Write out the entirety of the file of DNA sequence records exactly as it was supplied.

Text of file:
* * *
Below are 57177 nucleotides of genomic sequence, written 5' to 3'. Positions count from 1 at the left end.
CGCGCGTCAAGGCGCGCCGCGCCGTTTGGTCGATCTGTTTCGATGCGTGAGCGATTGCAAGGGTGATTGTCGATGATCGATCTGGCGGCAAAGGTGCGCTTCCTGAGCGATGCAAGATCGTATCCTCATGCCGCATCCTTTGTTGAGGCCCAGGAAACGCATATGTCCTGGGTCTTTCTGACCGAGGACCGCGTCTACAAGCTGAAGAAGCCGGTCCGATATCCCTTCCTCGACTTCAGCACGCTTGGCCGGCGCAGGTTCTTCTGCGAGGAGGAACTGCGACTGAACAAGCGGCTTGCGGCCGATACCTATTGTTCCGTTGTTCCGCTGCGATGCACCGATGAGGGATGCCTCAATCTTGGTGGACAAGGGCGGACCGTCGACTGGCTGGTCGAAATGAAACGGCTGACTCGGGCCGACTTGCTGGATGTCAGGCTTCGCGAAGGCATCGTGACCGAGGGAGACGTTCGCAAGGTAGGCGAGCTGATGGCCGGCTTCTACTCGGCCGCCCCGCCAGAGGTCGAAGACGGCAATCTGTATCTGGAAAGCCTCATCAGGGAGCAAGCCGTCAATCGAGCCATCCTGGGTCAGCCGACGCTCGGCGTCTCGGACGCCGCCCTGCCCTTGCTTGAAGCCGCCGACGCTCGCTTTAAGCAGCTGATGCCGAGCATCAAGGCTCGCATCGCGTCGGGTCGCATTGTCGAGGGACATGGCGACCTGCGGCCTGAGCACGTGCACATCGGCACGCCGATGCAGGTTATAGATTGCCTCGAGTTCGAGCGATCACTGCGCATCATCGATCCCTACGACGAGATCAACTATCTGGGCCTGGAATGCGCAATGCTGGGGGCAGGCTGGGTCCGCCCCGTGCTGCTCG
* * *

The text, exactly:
Below are 57177 nucleotides of genomic sequence, written 5' to 3'. Positions count from 1 at the left end.
CGCGCGTCAAGGCGCGCCGCGCCGTTTGGTCGATCTGTTTCGATGCGTGAGCGATTGCAAGGGTGATTGTCGATGATCGATCTGGCGGCAAAGGTGCGCTTCCTGAGCGATGCAAGATCGTATCCTCATGCCGCATCCTTTGTTGAGGCCCAGGAAACGCATATGTCCTGGGTCTTTCTGACCGAGGACCGCGTCTACAAGCTGAAGAAGCCGGTCCGATATCCCTTCCTCGACTTCAGCACGCTTGGCCGGCGCAGGTTCTTCTGCGAGGAGGAACTGCGACTGAACAAGCGGCTTGCGGCCGATACCTATTGTTCCGTTGTTCCGCTGCGATGCACCGATGAGGGATGCCTCAATCTTGGTGGACAAGGGCGGACCGTCGACTGGCTGGTCGAAATGAAACGGCTGACTCGGGCCGACTTGCTGGATGTCAGGCTTCGCGAAGGCATCGTGACCGAGGGAGACGTTCGCAAGGTAGGCGAGCTGATGGCCGGCTTCTACTCGGCCGCCCCGCCAGAGGTCGAAGACGGCAATCTGTATCTGGAAAGCCTCATCAGGGAGCAAGCCGTCAATCGAGCCATCCTGGGTCAGCCGACGCTCGGCGTCTCGGACGCCGCCCTGCCCTTGCTTGAAGCCGCCGACGCTCGCTTTAAGCAGCTGATGCCGAGCATCAAGGCTCGCATCGCGTCGGGTCGCATTGTCGAGGGACATGGCGACCTGCGGCCTGAGCACGTGCACATCGGCACGCCGATGCAGGTTATAGATTGCCTCGAGTTCGAGCGATCACTGCGCATCATCGATCCCTACGACGAGATCAACTATCTGGGCCTGGAATGCGCAATGCTGGGGGCAGGCTGGGTCCGCCCCGTGCTGCTCG